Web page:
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Cablegate: Turkey/Iraq Joint Economic Committee to Meet

This record is a partial extract of the original cable. The full text of the original cable is not available.

UNCLAS SECTION 01 OF 02 ANKARA 006170

SIPDIS

SENSITIVE

E.O. 12958: N/A
TAGS: ECON ETRD IZ PREL SY TU
SUBJECT: TURKEY/IRAQ JOINT ECONOMIC COMMITTEE TO MEET
NOVEMBER 4

REF: ANKARA 6043

Sensitive But Unclassified

1. Summary: (SBU) The first post-war meeting of the
Turkey-Iraq Joint Economic Committee will take place November
4 in Ankara, co-chaired by Turkish Trade Minister Kursad
Tuzmen and Iraqi Oil Minister Thamir Ghadban. Turkey has a
long list of objectives, including security for Turkish
truckers and business-people in Iraq, promoting Turkish oil
industry investments, and progress on bilateral agreements on
investment, trade, customs, energy, and double taxation. A
large number of Turkish companies are working in Iraq and
trade is growing; exports to Iraq are expected to double this
year to $1.8 billion. End Summary.

2. (SBU) According to MFA and Foreign Trade officials,
Turkey will host the first post-Saddam meeting of the
Turkey-Iraq Joint Economic Committee November 4 in Ankara.
(Previous economic talks in late 2003 and early 2004 included
substantial support and input from CPA Baghdad and Embassy
Ankara.) Sevket Ilgac, Deputy Director General in the
Undersecretariat of Foreign Trade told us that State Minister
for Foreign Trade Kursad Tuzmen will lead the Turkish
delegation; Iraqi Oil Minister Thamir Ghadban will lead the
Iraqi delegation. This follows the precedent set in the
Hussein era, when the primary issue for the JEC was
administering the Bilateral Trade Agreement under which Iraqi
oil was bartered for Turkish goods and services.

3. (SBU) The Turkish side has a long and optimistic agenda
for the meeting. Top of the list is security, followed by
establishing the legal and physical infrastructure to
facilitate expanding trade with Iraq, which continues to grow
rapidly, despite the growing security problem and the large
number of Turks kidnapped or killed in Iraq. By mid-October,
Turkish exports to Iraq (this does not include humanitarian
fuel deliveries) reached $1.5 billion and are expected to
reach $1.8 for the year; more than double the exports in
2003. The Foreign Trade Undersecretariat hopes to reach
exports of $2.5 billion in 2005. A number of large Turkish
contractors are working in Iraq, either in direct support of
coalition forces or on other reconstruction projects.
Officials estimate that as many as 1,000 Turkish businessmen
and workers are in Iraq, in addition to a large number of
Turkish drivers (including about 700 on the road at any given
time) making deliveries into Iraq. Ilgac said a number of
Turkish firms are interested in investing in Iraq. In
particular, the Turkish state oil and gas firms, TPAO and
BOTAS, are very interested in developing oil and gas fields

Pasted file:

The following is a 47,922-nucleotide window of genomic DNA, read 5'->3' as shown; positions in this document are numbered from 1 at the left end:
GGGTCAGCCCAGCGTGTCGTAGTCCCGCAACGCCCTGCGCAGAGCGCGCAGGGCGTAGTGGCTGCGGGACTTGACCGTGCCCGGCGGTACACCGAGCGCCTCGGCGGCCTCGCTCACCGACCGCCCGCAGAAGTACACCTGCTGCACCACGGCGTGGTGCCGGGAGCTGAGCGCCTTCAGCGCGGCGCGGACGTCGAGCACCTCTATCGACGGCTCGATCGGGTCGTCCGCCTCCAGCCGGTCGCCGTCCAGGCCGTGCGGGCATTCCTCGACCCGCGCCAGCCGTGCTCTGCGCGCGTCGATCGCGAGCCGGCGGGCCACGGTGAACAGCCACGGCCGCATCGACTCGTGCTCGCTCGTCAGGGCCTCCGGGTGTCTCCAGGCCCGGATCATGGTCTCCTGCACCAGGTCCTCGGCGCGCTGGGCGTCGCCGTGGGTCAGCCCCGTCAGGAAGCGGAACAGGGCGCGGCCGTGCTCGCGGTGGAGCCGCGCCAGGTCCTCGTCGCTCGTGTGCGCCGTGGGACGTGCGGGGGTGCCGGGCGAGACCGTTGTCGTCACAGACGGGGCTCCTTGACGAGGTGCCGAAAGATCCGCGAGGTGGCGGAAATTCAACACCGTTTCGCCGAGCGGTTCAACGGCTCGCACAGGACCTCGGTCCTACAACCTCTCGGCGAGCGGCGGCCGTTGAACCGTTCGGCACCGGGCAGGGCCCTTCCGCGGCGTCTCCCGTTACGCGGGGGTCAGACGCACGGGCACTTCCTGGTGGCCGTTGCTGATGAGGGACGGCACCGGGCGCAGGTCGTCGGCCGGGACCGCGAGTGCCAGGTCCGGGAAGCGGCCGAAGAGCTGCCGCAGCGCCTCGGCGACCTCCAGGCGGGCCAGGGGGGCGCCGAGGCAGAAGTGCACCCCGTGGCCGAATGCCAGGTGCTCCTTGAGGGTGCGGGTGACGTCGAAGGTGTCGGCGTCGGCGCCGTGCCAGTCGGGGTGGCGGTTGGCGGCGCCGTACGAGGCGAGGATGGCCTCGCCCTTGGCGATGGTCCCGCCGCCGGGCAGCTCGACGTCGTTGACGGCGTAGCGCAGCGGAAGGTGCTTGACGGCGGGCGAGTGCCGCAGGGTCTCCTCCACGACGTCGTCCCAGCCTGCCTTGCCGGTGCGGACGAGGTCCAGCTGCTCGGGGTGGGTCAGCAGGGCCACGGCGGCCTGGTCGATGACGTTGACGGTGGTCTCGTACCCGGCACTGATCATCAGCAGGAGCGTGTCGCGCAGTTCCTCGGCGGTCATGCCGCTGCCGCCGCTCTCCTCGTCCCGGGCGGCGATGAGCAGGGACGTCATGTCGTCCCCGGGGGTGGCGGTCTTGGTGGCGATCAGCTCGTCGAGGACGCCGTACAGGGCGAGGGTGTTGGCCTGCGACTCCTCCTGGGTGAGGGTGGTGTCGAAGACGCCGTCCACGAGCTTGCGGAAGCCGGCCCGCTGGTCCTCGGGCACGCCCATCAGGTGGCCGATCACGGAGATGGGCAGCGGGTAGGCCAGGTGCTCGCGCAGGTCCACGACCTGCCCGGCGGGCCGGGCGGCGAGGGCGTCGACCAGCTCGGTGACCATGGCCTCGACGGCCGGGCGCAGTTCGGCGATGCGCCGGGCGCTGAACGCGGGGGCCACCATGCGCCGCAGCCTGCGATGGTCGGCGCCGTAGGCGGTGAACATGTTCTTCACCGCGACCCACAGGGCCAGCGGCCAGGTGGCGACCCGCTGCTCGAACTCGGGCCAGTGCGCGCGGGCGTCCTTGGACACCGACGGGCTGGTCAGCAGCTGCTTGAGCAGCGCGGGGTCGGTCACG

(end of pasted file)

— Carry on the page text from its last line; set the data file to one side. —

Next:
in northern Iraq. (See reftel.)

4. (SBU) Turkey is concerned that trade growth could be
limited because Iraq and Turkey operate only one border
crossing at Habur Gate, which is already operating at full
capacity, according to Ilgac. He said the Turkish side will
raise the unresolved issue of the second border gate. He
added that the Union of Chambers and Commodity Exchanges of
Turkey (TOBB) has received government approval to modernize
the border facilities at Habur under a BOT contract, but said
the GOT did not want to start construction because it will
disrupt traffic flow. Turkish transporters have been using
road and rail corridors through Syria. Three trains of about
20 cars each cross through the northeast tip of Syria each
day. However, Syria continues to charge extremely high
transit fees for the rail traffic. Syria recently reduced
the fees on transiting trucks and truck traffic from Turkey
has increased sharply in the past month.

5. (SBU) The Turkish side will propose talks on a number of
bilateral economic agreements, including a General Protocol
on Bilateral Economic Cooperation, which Turkey hopes will
include a Preferential Trade Agreement, and cooperation
agreements on protecting investments, customs, energy, and
double taxation. Ilgac said that Turkey wants to lock in low
tariffs for exports to Iraq and reduce non-tariff barriers.
The Turkish side also wants to discuss issues remaining from
the Hussein-era oil protocols, including execution of
contracts interrupted by the war for which funds had already
been deposited in Halk Bank from the sale of counterpart oil
deliveries. For example, Ilgac said $50 million is
contracted to be spent on railway cars, but the contract
cannot be executed until the tracks in northern Iraq are
repaired. He also said Turkey will offer to repair the
tracks in exchange for bartered oil shipments.

6. Comment: When asked whether Iraq's bilateral debt to
Turkey would be discussed, Ilgac did not think that Turkey
would be interested in trying to settle this issue right
away. Turkish officials continue to work to keep
transportation lines to Iraq operating, despite increasing
concern and political criticism about the rising number of
Turks kidnapped and killed in Iraq. Officials recognize that
Turkey stands to gain when security and economic growth are
restored in Iraq. Although the Turkish agenda for the JEC is
overly optimistic, it shows that they want to take steps now
to establish the legal and physical infrastructure to
facilitate a growing economic relationship. However, the
proposal to barter oil for rail rehabilitation is an example
of the old-think that still prevails among Turkish trade
officials. Modeled on the old 'protocol' agreements, such
barter arrangements have proven to be non-transparent
vehicles for abuse and corruption. End comment.
EDELMAN

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